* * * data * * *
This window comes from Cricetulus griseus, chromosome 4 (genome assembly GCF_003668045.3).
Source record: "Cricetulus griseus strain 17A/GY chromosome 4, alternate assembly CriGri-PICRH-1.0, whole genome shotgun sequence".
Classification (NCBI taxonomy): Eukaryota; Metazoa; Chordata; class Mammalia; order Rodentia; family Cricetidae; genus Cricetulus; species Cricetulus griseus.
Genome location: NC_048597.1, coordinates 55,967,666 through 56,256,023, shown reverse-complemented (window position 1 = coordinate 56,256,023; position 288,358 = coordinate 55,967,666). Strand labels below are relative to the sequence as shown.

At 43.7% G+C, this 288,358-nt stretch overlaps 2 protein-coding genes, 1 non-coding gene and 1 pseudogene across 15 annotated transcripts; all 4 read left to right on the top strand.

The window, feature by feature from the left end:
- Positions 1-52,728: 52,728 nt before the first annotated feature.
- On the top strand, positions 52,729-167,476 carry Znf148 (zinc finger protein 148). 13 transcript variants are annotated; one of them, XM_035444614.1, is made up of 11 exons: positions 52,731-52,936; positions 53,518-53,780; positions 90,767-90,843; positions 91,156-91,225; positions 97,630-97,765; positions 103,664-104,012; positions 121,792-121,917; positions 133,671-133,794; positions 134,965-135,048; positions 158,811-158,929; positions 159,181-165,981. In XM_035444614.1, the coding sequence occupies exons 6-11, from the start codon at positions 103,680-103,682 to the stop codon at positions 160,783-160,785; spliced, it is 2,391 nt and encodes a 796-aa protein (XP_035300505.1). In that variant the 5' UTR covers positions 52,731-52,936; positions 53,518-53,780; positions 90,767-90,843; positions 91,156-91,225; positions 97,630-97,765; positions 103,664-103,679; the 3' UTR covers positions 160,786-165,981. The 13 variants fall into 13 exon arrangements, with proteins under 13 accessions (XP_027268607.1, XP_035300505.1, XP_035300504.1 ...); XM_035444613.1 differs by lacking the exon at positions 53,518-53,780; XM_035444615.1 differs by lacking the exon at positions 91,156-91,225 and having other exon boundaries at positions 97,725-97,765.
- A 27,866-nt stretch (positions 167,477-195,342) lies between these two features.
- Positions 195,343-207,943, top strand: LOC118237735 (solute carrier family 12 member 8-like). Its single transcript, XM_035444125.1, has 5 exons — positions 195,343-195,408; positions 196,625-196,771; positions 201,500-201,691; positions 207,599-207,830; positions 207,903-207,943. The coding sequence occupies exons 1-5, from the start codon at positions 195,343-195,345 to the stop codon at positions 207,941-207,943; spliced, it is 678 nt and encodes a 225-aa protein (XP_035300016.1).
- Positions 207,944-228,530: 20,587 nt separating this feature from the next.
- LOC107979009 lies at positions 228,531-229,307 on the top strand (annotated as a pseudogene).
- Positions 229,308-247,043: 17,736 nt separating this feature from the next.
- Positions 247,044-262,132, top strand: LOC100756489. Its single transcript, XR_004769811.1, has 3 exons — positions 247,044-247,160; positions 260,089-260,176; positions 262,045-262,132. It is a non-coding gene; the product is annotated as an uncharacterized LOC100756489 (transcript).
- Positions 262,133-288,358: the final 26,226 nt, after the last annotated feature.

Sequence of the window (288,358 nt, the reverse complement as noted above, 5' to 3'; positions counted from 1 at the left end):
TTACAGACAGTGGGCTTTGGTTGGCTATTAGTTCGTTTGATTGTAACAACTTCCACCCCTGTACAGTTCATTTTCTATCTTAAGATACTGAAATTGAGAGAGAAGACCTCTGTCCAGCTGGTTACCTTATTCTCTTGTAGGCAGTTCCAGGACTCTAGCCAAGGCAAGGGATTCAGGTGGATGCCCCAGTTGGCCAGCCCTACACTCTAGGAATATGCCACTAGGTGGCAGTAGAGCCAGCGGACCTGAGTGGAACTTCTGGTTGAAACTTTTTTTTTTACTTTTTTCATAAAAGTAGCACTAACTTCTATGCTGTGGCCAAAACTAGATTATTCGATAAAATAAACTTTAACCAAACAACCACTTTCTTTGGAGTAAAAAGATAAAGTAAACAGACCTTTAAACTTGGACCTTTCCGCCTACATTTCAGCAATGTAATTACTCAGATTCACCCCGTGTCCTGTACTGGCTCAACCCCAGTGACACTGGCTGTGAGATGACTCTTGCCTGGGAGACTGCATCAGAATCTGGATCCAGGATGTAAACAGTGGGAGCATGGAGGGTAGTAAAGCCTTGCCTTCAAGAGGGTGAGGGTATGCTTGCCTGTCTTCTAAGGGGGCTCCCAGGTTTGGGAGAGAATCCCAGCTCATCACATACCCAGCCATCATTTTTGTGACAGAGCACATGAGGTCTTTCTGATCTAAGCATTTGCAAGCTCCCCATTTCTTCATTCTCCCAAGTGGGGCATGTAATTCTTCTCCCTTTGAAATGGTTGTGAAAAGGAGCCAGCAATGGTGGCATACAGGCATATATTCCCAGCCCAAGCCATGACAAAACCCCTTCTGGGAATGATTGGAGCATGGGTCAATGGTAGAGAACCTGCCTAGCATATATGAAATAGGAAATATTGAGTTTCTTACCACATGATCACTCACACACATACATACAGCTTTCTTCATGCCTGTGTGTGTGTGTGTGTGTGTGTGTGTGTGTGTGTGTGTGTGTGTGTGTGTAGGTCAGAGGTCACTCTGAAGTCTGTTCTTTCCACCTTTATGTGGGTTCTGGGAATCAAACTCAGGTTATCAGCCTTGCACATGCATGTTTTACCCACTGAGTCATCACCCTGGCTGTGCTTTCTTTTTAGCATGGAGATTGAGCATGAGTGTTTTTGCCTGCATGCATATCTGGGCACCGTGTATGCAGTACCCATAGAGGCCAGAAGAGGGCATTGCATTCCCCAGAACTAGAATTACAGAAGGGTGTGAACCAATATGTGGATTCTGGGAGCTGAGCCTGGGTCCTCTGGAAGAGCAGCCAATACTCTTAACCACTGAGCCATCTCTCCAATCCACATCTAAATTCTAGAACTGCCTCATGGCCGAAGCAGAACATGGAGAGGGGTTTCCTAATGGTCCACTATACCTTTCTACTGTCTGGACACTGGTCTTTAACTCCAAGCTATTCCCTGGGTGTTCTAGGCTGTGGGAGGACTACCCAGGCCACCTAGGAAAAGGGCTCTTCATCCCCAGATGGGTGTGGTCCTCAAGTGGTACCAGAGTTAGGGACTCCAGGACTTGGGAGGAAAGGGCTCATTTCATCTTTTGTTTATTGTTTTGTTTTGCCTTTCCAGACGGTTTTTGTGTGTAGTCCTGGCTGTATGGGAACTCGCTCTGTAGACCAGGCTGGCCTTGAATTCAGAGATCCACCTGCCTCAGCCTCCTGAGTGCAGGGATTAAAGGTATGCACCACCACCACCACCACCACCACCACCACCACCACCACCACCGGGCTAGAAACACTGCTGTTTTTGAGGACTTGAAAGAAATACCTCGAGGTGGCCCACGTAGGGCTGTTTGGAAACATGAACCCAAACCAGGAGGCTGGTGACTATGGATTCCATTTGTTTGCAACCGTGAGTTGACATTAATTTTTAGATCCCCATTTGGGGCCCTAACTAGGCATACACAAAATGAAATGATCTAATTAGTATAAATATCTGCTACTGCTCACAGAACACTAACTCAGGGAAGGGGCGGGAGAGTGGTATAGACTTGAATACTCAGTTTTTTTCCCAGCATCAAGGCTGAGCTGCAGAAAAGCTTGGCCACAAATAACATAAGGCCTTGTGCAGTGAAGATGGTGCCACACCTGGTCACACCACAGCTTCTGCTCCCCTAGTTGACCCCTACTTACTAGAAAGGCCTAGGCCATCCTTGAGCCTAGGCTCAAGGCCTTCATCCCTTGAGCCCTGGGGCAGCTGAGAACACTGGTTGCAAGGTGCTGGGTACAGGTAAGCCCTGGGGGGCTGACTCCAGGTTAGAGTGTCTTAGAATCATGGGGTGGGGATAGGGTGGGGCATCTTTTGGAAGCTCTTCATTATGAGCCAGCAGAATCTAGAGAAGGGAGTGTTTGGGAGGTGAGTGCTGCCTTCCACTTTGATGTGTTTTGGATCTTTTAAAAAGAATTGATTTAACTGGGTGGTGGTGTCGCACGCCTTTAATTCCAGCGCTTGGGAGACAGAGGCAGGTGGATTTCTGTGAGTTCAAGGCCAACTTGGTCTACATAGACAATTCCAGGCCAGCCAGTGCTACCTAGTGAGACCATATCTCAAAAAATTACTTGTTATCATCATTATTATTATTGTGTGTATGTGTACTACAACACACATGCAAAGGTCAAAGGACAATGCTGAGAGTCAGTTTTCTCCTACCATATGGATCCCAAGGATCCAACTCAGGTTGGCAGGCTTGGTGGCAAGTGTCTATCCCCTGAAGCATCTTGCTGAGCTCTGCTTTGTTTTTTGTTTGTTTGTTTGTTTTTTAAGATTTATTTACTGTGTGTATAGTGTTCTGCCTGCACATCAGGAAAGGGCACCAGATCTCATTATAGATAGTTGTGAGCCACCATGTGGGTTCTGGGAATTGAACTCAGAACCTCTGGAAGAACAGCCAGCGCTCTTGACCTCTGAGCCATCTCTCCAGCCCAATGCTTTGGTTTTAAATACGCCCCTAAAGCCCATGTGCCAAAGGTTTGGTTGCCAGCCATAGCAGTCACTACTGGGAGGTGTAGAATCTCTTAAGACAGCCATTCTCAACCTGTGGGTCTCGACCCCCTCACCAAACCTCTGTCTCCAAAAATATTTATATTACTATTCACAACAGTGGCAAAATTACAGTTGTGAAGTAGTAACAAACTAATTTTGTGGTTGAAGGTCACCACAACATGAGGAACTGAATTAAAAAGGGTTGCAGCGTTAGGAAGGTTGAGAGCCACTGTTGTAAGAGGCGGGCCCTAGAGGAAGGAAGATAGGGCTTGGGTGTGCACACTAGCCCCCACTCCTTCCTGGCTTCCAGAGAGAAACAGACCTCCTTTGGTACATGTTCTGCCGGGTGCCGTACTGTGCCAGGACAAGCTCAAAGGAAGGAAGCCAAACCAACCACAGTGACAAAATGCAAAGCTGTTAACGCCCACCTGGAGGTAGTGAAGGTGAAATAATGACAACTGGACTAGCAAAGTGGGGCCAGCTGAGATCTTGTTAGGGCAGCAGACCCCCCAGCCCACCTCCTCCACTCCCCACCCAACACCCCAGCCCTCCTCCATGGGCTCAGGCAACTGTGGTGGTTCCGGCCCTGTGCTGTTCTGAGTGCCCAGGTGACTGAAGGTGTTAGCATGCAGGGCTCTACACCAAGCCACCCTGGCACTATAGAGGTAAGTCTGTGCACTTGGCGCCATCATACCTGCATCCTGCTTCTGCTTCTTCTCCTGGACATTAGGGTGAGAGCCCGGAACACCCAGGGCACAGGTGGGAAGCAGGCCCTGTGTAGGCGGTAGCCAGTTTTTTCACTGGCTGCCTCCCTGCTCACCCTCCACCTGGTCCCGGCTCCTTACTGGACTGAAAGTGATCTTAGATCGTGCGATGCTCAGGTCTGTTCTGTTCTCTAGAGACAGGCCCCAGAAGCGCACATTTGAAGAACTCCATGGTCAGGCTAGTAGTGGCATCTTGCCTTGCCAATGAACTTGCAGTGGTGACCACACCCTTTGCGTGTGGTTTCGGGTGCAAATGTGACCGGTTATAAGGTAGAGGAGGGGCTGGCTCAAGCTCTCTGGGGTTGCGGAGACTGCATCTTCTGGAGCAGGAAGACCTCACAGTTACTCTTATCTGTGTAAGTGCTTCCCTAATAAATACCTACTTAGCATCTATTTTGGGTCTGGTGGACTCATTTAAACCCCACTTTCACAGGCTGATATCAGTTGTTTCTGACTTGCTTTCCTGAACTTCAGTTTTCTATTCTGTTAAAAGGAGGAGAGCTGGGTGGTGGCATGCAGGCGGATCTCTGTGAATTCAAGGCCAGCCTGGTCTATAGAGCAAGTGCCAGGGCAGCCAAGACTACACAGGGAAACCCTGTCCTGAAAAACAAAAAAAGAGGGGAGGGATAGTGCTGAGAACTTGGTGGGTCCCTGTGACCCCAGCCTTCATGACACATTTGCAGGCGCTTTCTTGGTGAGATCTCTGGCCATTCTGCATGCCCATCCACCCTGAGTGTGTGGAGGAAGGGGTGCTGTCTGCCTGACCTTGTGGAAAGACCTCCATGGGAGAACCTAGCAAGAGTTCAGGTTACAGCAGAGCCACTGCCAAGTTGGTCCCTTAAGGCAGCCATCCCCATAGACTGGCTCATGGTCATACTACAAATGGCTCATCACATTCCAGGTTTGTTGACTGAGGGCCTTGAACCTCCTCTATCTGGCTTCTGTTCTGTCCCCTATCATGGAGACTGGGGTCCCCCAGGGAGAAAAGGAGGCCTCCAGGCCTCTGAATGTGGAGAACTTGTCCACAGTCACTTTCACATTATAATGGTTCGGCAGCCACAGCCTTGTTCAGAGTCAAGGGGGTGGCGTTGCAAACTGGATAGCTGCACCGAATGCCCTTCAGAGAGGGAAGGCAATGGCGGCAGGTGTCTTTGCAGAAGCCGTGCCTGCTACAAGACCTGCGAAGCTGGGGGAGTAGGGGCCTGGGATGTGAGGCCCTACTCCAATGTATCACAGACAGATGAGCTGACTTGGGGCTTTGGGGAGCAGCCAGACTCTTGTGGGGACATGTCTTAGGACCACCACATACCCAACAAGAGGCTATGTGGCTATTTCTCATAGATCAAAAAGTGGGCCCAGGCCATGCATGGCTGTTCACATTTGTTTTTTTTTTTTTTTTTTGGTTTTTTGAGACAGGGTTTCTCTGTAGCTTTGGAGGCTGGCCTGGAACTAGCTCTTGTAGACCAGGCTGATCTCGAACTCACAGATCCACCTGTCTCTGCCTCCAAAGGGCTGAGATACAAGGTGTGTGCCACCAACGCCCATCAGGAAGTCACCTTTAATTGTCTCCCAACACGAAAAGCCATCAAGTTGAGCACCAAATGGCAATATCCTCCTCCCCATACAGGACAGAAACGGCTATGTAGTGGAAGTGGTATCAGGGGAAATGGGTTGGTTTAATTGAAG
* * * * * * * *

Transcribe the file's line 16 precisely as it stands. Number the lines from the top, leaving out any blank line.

Sequence of the window (288,358 nt, the reverse complement as noted above, 5' to 3'; positions counted from 1 at the left end):